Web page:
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Thursday, 21 December, 2000, 18:17 GMT
India casts doubt on Enron project
Electricity cables
The state government says the power price is too high
By Sanjeev Srivastava in Bombay

The government in the western Indian state of Maharashtra has said it is to review the second phase of a major power project by the US energy giant Enron.

The plant is on south of Bombay
According to the state chief minister, Vilasrao Deshmukh, the decision has been taken because the price of power supplied to the state electricity board by Enron is "too high".

The decision is likely to develop into a major controversy as foreign investors have already shown signs of impatience with the slow pace of infrastructure reform in India.

Enron was amongst the eight power projects - often referred to as "fast track" projects - cleared by the Indian government in the first flush of economic reforms in the early 1990s.

Four of those projects are already a non-starter with Cogentrix of US, China Light and Power, a French company and Daewoo of South Korea pulling out because of what they see as the slow pace of reforms.

Large scale

The $3.5bn Enron power project is perhaps the largest foreign investment project in India.

It is also one of the largest gas-based independent power projects in the world and has been set up by an Enron subsidiary, Dabhol Power Co, at the port of Dabhol , about 200 km south of Bombay.

The Indian subsidiary is 65% owned by Enron.

Its first phase of 740 Megawatts has been operational for more than six months and the second 1,444 Megawatt phase is to be commissioned by the middle of next year.


At the time it was signed in 1993 opposition parties and several NGOs opposed the project as a "sell out" to the state's interests and even alleged kickbacks in the deal.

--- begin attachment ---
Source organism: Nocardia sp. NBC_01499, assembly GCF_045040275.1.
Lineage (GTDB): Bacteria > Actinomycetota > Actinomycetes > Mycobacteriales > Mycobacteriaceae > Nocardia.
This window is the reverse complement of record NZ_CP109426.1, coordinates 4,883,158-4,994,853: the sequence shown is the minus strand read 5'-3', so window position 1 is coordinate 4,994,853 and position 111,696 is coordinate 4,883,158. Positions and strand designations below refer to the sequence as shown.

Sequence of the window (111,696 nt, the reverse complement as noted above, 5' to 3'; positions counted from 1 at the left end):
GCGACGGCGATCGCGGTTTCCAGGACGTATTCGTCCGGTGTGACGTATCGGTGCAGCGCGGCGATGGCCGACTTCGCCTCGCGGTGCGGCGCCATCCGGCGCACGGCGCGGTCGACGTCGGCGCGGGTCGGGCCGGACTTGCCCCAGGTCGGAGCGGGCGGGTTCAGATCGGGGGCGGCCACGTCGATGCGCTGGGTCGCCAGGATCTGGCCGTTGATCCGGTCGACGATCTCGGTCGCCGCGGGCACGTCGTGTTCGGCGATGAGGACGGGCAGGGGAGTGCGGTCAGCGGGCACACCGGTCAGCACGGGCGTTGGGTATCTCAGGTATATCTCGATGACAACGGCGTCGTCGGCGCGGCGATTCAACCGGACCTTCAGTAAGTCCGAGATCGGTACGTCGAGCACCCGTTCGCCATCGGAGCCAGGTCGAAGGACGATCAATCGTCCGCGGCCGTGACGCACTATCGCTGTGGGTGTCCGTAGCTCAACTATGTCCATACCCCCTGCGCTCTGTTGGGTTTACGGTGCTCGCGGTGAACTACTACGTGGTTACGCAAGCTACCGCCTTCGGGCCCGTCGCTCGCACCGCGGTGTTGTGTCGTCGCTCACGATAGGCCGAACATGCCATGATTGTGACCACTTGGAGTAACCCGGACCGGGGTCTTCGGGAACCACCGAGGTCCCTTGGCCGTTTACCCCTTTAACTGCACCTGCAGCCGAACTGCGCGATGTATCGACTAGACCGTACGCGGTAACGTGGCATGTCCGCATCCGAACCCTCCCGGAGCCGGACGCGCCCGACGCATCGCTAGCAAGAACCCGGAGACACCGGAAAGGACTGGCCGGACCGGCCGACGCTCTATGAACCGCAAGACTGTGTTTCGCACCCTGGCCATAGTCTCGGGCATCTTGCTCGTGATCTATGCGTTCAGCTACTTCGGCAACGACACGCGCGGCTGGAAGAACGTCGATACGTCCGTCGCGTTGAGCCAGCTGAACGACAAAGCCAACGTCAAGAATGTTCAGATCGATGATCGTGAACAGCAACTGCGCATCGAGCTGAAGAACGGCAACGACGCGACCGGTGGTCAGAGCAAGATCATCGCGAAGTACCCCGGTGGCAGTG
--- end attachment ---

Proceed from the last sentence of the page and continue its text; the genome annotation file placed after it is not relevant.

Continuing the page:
But the project got the go-ahead despite opposition.

The contract with Enron was renegotiated after the rightwing Shiv Sena-BJP alliance came to power in Maharashtra in 1995.

The state chief minister now wants the project to be reviewed again - saying Enron is selling power to the state electricity board at almost eight Rupees per unit while Indian power producers are selling at the rate of about two Rupees per unit.

However, a spokesperson for Enron told the BBC that the average price of power per unit sold to the state government in the last year came to five Rupees and the cost will come down further once the Dabhol Power Co becomes a fully gas-based plant.

Scrapping the project will also not be easy.

Not only will it send the wrong signal to potential foreign investors, but the Indian Government may also end up paying huge sums of money because of the complex web of contract guarantees agreed with Enron.

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See also:

10 Dec 99 | South Asia
US firm quits power project
15 Sep 99 | South Asia
India boasts fast track economy
22 Oct 99 | South Asia
Analysis: Upping the pace of reform
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